Kansas City Southern grapples with macroeconomic uncertainty

A photograph of a locomotive.

Kansas City Southern (NYSE: KSU) might update its operating ratio targets and its anticipated revenue margin for 2020 next month, but any modifications will largely depend on how the U.S. responds to the coronavirus pandemic, executives said Tuesday at an investor conference.

“We’re going to need the next 30 days to see what’s going to happen to our end markets,” said Kansas City Southern (KCS) Chief Financial Officer Mike Upchurch during an investor conference sponsored by Bank of America. KCS typically reports its first-quarter earnings in mid-April. That is when the company may update its guidance for 2020.

The railroad has conducted internal analyses and modeled various scenarios on the North American post-pandemic landscape. Those scenarios include a recession.

But KCS’ implementation of precision scheduled railroading, an operating model that seeks to streamline operations, will enable KCS to be more responsive to capital allocations and volume changes, including areas where it might need to trim costs, executives said. 

In the near term, KCS is unaware of any shutdowns or changes in U.S. or Mexican policy that would impact the flow of cross-border freight.

Although the coronavirus may have upended public life in the U.S., rail operations continue normally at KCS, with the company making some modifications, such as dispatching U.S. and Mexico trains in multiple locations, according to Upchurch.

The railroad also has business continuity plans in place, and it has taken safety and cleaning measures to ensure employees’ health.

“There is nothing that we have done in the last week or two weeks in response to the coronavirus pandemic that should slow down or interfere with our ability to continue the momentum we have shown on PSR-related savings,” said KCS CEO Pat Ottensmeyer.

KCS also hasn’t seen any impact so far on the supply chain. While the railroad hasn’t seen any closures of customers’ facilities or any scale backs in production, that could change depending on how the pandemic plays out in North America, Upchurch acknowledged. Should the coronavirus pandemic affect freight transportation, the most critical need for KCS would be ensuring good access to fuel, he said.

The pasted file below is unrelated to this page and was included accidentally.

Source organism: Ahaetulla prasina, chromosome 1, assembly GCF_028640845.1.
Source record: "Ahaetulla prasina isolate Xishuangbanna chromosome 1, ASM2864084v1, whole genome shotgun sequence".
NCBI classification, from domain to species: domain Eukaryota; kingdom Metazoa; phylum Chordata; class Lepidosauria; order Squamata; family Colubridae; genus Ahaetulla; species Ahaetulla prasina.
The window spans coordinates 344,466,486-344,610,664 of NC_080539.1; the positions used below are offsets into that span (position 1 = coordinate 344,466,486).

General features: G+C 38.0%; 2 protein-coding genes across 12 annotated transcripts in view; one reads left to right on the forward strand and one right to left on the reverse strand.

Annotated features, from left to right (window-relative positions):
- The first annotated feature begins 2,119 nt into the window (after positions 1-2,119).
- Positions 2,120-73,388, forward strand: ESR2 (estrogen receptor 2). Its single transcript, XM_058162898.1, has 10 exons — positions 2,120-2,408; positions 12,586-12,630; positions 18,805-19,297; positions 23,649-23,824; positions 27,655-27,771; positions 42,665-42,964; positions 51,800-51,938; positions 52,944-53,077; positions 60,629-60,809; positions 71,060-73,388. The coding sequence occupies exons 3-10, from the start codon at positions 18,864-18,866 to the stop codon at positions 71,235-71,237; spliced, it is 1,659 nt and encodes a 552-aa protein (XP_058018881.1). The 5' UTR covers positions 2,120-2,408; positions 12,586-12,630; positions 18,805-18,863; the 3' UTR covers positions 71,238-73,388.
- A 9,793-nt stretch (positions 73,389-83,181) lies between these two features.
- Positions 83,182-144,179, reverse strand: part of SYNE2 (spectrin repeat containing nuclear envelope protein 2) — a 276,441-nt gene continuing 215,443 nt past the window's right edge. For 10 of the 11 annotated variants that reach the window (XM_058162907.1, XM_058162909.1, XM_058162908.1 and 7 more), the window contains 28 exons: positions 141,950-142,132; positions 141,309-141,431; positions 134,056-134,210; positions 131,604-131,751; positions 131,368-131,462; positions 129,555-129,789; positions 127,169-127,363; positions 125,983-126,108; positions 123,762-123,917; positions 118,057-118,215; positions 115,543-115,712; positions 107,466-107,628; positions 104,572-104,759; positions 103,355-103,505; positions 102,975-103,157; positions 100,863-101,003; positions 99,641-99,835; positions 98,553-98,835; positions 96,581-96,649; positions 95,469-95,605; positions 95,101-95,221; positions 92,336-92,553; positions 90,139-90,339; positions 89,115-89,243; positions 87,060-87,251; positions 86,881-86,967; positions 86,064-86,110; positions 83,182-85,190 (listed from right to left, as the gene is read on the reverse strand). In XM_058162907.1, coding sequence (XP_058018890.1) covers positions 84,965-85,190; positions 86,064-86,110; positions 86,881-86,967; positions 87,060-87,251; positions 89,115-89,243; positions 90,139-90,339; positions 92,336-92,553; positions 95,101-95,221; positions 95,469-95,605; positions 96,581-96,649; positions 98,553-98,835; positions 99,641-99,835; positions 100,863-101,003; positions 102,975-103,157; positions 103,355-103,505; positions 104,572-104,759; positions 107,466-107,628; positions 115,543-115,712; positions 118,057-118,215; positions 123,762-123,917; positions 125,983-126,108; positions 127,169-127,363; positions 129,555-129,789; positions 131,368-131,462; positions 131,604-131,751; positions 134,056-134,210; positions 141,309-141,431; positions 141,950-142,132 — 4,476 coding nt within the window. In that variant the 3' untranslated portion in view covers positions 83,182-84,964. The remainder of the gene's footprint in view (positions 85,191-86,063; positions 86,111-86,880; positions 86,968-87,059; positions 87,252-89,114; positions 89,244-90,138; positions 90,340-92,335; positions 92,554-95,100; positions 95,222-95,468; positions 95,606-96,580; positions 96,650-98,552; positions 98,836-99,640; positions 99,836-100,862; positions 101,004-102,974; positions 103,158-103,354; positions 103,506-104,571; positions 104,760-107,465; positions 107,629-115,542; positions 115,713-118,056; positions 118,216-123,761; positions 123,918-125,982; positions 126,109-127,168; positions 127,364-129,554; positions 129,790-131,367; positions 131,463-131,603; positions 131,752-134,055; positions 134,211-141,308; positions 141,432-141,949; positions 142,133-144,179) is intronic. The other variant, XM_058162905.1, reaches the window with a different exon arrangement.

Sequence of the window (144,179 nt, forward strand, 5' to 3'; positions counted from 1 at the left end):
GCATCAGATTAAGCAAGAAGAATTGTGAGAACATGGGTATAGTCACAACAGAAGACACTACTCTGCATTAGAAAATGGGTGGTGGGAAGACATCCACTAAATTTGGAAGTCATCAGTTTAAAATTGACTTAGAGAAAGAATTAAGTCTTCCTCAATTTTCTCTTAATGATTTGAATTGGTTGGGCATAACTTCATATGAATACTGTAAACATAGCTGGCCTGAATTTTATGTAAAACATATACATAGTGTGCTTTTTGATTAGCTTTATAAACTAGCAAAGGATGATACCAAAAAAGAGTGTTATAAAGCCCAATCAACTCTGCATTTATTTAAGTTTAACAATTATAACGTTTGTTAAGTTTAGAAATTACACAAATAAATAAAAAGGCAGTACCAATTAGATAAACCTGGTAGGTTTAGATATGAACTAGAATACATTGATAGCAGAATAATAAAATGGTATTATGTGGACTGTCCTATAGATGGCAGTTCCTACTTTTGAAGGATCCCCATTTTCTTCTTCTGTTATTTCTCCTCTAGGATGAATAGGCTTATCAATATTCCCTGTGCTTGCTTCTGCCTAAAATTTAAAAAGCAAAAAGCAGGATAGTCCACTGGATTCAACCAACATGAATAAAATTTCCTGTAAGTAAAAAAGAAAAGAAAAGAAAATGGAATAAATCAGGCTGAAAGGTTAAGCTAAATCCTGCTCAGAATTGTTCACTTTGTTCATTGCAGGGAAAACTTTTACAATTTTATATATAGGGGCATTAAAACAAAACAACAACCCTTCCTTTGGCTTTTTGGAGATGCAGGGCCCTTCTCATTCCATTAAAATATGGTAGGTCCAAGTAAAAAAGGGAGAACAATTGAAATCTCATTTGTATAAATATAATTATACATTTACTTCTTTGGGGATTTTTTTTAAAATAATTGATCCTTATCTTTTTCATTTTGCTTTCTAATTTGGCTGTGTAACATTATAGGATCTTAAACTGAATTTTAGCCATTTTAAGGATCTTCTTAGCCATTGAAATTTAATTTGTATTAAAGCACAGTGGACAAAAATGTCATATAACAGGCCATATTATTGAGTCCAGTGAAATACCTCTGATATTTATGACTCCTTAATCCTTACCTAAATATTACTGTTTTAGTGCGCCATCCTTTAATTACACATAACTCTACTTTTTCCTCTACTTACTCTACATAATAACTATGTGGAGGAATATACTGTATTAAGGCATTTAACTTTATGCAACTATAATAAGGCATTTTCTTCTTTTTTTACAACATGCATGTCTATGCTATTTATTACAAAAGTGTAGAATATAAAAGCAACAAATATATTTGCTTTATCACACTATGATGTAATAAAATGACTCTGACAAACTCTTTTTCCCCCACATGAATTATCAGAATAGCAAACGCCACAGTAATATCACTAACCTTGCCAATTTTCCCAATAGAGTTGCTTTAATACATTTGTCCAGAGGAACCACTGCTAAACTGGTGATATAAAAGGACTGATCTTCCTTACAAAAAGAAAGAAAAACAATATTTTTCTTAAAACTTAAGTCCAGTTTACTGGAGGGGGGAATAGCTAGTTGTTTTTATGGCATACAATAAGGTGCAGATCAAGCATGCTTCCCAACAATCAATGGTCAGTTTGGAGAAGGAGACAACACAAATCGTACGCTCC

Nevertheless, KCS is starting to see effects of the coronavirus outbreak on its intermodal segment at the Port of Lazaro in Mexico, as volumes from China and South Korea have fallen 41% and 19%, respectively, in recent days because of drops in those countries’ manufacturing output as a result of the outbreak.

“It’s hard to determine exactly how long that will last, but at this point we’re seeing manufacturing ramp up again in China, [and] so the 30 to 45 days will give us a good idea of whether we’ll return to normal traffic patterns,” Upchurch said.

Other effects of the coronavirus outbreak are anecdotal, Upchurch said. In the past three to four days, KCS has seen demand grow to move chemicals to facilities that produce disinfectants, as well as increased requests to move paper products for toilet paper.

“We’re going to make equipment available to the best of our ability to help those shippers,” Upchurch said.

Should the U.S. enter a recession, Upchurch expects the railroad’s automotive segment to soften later this year since consumers tend to spend less in the automotive end market in moments of crisis, he said. But for now, the financial results for KCS’ automotive segment are “neutral,” Upchurch said.

However, the passage of the trade agreement among the U.S., Mexico and Canada (USMCA) should encourage U.S. companies over the next several months and years to invest in operations in Mexico as a means to diversify the supply chain away from China and take advantage of Mexico’s lower wages and transportation costs, executives said.

The railroad industry has also been communicating with the White House and other government agencies about the need to keep supply chains open and support critical transportation infrastructure as the next several months play out, executives said.